The Miracle Of Human Creation

The Construction of the Nervous System

As all these operations continue, one more important formation must take place: the central nervous system. The central nervous system (the brain and the spinal cord) arises from an elongate thickening of the ectoderm, the outermost of the three primary germ layers of the embryo. The sides of this neural plate elevate as neural folds, which, by growing further, meet and fuse, thereby creating a neural tube. The anterior part of this tube thickens and expands to form the brain; in the meantime, the posterior part forms the spinal cord.

All the developments we have summarized here in one or two sentences surpass the limits of human imagination. The other stages in the formation of the nervous system again and again confirm the extraordinary character of these developments.

The construction of the brain appears clearly in the watery environment of the mother's womb. This construction is accomplished by cells which have no intelligence or awareness. At the end of this wondrous process the baby will have a total of 10 billion brain cells. Every cell acts with prior knowledge of what cells it must connect with. From among endless possibilities, it finds the place where it belongs. It unites with the cell that it must unite with. In the end, it will have made 100 trillion perfect connections in the brain. That will which allows unconscious cells, working in the dark, to construct the world's most excellent computer-the brain-is the eternal knowledge of God.

From the fifth week there begins to be produced in the spinal column special nerve cells called neurons. They are produced very quickly at the rate of 5000 per second.37 A large number of brain cells are produced in the first five months of the embryo's life, and all of them will have taken their place in the brain before birth. Cells of the nervous system form very quickly and then begin to migrate to more distant areas in order to form the columns of the central nervous system.

But, at this stage, it is absolutely necessary for every neuron to find the place in the nervous system reserved for it. For this reason, a guide is indispensable in order for the young neurons to find their way. These guides are special cells which stretch out as a kind of cable between the places where the brain and spinal cord develop. The neurons leave the place where they were produced and migrate attached to these guides. They recognize the place allotted to them, lodge there and immediately send out extensions establishing connections with other neurons.

This is all very well. But how do the neurons know to set out on such a long journey as soon as they are formed? How do they decide to use a guide to reach their target and to cooperate with one another? What we call neurons are cells, too small to be seen with the naked eye, and are composed of atoms and molecules. No doubt they cannot deploy in such a conscious way by their own decision or will. What directs this activity is not the brain, because the brain of the embryo in the mother's womb has not yet developed.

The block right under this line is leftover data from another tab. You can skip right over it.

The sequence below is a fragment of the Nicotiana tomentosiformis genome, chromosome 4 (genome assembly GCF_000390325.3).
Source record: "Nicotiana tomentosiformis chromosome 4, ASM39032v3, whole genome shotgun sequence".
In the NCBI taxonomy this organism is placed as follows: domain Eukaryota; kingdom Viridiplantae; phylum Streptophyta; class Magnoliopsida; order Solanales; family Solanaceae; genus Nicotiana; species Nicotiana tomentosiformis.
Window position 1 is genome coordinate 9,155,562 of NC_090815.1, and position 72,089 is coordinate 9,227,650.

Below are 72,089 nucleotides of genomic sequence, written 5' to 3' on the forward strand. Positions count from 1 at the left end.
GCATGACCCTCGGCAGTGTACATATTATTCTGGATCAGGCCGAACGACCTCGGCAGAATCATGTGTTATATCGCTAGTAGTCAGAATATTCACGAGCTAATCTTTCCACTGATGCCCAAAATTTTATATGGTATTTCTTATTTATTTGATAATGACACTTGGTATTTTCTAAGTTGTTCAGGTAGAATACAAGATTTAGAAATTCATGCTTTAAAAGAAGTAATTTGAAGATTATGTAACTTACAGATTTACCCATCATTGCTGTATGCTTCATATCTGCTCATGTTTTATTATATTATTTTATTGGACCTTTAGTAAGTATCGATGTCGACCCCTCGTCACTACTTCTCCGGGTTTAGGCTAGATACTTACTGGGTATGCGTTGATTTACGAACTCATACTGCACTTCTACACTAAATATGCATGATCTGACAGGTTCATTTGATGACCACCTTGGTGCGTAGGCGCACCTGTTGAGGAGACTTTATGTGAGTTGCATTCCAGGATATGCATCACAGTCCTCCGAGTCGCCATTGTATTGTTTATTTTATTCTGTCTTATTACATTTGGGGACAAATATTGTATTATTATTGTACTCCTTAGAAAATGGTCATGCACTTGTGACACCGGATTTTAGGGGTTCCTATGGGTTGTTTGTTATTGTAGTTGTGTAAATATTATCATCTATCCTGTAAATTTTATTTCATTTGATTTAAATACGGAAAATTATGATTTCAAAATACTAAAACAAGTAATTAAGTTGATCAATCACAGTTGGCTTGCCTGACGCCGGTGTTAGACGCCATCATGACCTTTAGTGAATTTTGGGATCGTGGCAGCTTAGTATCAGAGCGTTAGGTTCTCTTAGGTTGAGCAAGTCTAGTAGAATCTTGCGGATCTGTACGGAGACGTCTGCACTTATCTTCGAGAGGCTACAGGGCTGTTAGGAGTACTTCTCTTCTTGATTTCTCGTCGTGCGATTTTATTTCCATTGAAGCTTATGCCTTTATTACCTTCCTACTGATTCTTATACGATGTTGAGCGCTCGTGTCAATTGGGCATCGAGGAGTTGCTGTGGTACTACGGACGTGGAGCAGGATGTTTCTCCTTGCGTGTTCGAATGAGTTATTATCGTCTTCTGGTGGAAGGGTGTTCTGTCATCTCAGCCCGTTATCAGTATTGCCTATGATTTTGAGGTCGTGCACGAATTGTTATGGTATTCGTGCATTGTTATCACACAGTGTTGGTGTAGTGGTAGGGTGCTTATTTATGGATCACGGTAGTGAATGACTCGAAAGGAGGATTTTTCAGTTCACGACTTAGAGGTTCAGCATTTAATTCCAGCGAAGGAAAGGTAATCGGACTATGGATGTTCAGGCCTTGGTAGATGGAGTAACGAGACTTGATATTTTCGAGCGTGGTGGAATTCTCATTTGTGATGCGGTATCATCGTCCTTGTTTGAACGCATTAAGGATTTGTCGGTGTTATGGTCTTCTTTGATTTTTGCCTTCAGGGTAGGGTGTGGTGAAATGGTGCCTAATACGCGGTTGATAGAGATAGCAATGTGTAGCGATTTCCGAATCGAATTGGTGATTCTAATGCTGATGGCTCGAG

As soon as these cells are formed, they move as if programmed, directed by information infused into them, to a place they do not know. It is clear that in the process of the formation of the brain and the nervous system, no occurrence can come about by chance, because a variation in one single stage would cause a chain reaction making the whole system go wrong. The formation of neurons and their becoming a system of nerves is only one stage in the formation of the brain and the nervous system attached to it. Let alone the brain, as the evolutionists claim, not even one neuron can be formed by coincidence.

There are many more details of this development. For example, when they first come to be, the neurons have a different structure from those of a mature human being. In order to perform the functions required by the nervous system of a developing human being, the neurons migrate to a particular part of the body, and in the first stage, their metabolism enables them to survive without oxygen. However, when they arrive at the brain area and establish themselves there, they immediately acquire a metabolism that depends on oxygen for its survival. For the benefit of all the nerve cells this transformation must take place perfectly every time, otherwise their survival would not be possible. This is no doubt a miraculous thing.38

We know today that it is highly dangerous for human brain cells to remain without oxygen for a certain period, and if that period be prolonged, first paralysis, then death are inevitable. But the neurons which first come into being have a totally different system. If there is a problem at this stage only, that is, if there is no change in the metabolism of the neurons at exactly the right moment, the embryo will not develop into a human being. Of course, it is not possible for a cell to determine what function it will perform in the future and to change its structure by its own will and conscious awareness in order to perform this function.

This being the case, we are confronted by a clear truth: it is God Who creates the neurons with these characteristics, puts them to work at the right moment and places them where they must go. Every human being should know that he has been brought through these stages, and give thanks when he sees the magnificence with which God has created him as a human being. He must not for one moment forget that God is the Creator of everything, and that apart from Him, there is no other power on heaven or on earth.

... Do you then disbelieve in Him Who created you from dust, then from a drop of sperm, and then formed you as a man? He is, however, God, my Lord, and I will not associate anyone with my Lord. (Qur'an, 18: 37-38)

37. Science et Vie, March 1995, No.190, p. 88
38. Science et Vie, March 1995, No.190, p. 94